A group of tobacco addiction experts claims that the review on e-cigarettes commissioned by the World Health Organization (WHO) and also served as the basis of the report the U.N agency released last month, contains inaccurate data that could lead policymakers and the public missing the potential benefits of electronic cigarettes.
Late last month, WHO released its report on the controversial electronic cigarettes. The agency recommended the regulation of the device and its contents as well as banning its indoor use, advertising and sales to minors.
The report, which will be debated by United Nations member states in October, called for regulatory options including preventing manufacturers of e-cigarettes from making health claims such as marketing the device as something that could help people quit smoking until scientific evidence and regulatory approval are obtained.
In the article "A critique of a WHO-commissioned report and associated article on electronic cigarettes" which was published in the journal Addiction, Ann McNeill, from the national addiction center at King's College London, and colleagues criticized the review made by a group of US-based experts and which served as the basis of WHO's recommendations.
"We identify important errors in the description and interpretation of the studies reviewed, and find many of its key conclusions misleading," McNeill and colleagues wrote.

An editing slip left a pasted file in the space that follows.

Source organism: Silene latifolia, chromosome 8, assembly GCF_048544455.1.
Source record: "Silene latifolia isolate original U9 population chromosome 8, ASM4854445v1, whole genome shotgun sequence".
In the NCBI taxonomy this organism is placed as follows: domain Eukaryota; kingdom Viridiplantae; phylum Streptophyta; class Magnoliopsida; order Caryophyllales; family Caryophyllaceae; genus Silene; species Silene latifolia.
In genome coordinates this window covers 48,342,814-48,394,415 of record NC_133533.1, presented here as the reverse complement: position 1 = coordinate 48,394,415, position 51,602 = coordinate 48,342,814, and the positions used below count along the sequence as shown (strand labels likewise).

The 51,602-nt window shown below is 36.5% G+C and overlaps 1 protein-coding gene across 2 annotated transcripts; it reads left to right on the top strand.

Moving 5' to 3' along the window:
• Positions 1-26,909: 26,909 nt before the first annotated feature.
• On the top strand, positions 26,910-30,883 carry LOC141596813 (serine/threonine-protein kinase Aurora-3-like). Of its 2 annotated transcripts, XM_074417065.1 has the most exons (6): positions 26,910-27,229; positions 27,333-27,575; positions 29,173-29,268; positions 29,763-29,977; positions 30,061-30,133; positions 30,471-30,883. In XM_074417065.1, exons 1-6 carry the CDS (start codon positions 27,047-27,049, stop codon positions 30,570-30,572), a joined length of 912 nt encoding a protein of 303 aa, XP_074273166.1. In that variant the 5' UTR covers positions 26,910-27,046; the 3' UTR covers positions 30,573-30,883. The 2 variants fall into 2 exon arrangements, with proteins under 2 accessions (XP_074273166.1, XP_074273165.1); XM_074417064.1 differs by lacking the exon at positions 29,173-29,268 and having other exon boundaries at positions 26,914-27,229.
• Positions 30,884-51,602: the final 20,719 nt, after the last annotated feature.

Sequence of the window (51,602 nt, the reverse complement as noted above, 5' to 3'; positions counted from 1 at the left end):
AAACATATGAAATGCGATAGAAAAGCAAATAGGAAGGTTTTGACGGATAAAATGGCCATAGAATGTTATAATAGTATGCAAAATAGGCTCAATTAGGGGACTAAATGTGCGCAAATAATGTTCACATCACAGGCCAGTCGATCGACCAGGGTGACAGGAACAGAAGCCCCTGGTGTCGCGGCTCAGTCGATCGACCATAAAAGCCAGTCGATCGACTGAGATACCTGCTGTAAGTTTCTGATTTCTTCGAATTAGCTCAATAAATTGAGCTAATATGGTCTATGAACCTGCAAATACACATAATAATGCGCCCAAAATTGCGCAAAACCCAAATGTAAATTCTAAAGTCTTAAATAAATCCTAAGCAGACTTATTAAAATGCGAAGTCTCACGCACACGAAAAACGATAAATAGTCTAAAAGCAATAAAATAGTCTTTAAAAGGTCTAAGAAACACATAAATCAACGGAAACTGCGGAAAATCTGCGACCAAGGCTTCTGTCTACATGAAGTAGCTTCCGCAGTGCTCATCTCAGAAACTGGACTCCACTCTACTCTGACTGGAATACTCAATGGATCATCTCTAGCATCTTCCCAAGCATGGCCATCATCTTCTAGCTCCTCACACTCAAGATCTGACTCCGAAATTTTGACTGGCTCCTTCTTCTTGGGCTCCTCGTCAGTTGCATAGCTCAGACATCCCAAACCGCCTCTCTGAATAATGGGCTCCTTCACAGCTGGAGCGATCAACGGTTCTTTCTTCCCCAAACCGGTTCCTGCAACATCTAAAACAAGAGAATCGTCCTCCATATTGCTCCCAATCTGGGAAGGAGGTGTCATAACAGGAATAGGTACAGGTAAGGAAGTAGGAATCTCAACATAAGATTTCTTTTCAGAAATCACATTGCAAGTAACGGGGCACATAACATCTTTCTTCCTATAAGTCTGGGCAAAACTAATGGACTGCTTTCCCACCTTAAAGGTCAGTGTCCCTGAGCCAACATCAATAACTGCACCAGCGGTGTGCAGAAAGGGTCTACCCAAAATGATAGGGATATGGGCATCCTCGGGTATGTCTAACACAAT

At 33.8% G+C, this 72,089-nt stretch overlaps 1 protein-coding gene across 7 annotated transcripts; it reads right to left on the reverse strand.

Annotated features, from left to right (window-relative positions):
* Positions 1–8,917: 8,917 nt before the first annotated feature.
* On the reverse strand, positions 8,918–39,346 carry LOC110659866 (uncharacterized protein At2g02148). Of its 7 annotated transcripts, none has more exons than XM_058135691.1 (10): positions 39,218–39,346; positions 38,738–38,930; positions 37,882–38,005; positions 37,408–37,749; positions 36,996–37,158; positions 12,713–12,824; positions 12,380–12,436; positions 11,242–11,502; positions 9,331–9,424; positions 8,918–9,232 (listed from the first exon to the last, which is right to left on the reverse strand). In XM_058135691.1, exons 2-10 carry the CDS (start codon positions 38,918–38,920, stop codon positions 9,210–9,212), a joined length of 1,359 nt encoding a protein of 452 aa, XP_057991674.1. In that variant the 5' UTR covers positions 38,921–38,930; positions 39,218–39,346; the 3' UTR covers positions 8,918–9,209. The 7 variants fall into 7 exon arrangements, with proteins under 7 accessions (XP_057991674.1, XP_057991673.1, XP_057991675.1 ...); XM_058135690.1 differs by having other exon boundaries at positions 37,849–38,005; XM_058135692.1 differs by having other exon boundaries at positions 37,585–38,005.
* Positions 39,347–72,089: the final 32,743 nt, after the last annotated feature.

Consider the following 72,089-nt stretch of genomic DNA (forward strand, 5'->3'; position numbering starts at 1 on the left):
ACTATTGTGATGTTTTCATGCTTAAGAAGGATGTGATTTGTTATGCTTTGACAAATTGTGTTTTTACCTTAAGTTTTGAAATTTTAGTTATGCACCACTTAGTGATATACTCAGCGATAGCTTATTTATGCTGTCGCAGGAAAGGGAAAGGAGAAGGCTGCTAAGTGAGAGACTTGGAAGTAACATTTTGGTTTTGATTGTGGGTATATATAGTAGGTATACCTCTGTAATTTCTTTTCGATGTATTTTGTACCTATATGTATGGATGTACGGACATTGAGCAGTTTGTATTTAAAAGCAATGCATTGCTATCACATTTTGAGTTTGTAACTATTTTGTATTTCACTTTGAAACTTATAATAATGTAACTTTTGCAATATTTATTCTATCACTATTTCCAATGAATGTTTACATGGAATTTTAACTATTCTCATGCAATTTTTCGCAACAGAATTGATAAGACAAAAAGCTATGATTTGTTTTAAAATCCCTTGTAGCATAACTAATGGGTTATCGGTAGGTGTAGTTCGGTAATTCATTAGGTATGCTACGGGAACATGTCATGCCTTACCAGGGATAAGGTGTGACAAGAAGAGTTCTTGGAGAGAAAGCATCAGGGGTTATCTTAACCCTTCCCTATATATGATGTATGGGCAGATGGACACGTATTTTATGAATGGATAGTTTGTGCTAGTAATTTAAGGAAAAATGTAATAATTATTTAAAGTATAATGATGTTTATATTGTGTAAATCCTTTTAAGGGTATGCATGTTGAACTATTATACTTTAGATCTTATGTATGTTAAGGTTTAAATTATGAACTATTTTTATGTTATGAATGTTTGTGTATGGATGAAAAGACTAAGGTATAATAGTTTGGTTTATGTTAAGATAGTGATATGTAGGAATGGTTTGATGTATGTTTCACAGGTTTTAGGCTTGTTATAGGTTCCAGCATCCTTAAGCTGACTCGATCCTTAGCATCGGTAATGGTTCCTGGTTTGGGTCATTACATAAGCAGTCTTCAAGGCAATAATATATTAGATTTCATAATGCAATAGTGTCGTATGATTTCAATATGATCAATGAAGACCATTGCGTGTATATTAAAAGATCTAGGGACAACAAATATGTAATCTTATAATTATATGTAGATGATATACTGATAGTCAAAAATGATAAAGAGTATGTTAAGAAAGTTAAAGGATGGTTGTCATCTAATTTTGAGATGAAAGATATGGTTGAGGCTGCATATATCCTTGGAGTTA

McNeill pointed out that while e-cigarettes are new and their long-term impact on health is not yet clear, they know that these devices are much safer than cigarettes, which is responsible for more than 6 million deaths worldwide per year.
The authors of the article said that the review implied that the use of e-cigarettes among young people could serve as their gateway to smoking whereas current use of the device by non-smokers is rare and the smoking rates among youths are on the decline. They also said that the review did not acknowledged that compared with traditional cigarettes, e-cigarettes are not just less harmful but its concentration of toxins is also mostly a tiny fraction of what is present in cigarette smoke.
McNeill and colleagues also said that the review gives the impression that evidence shows that electronic cigarettes make it harder for smokers to quit when the opposite is true. They said that because of the WHO's report and the background paper, policy makers and the public could miss out the health benefits that e-cigarettes could offer such as in saving lives.
"The use of e-cigarettes could save millions of lives during this century, and have the most important public health impact in the history of tobacco use," said co-author Jacques le Houezec, consultant in Public Health and Tobacco dependence in Rennes, France.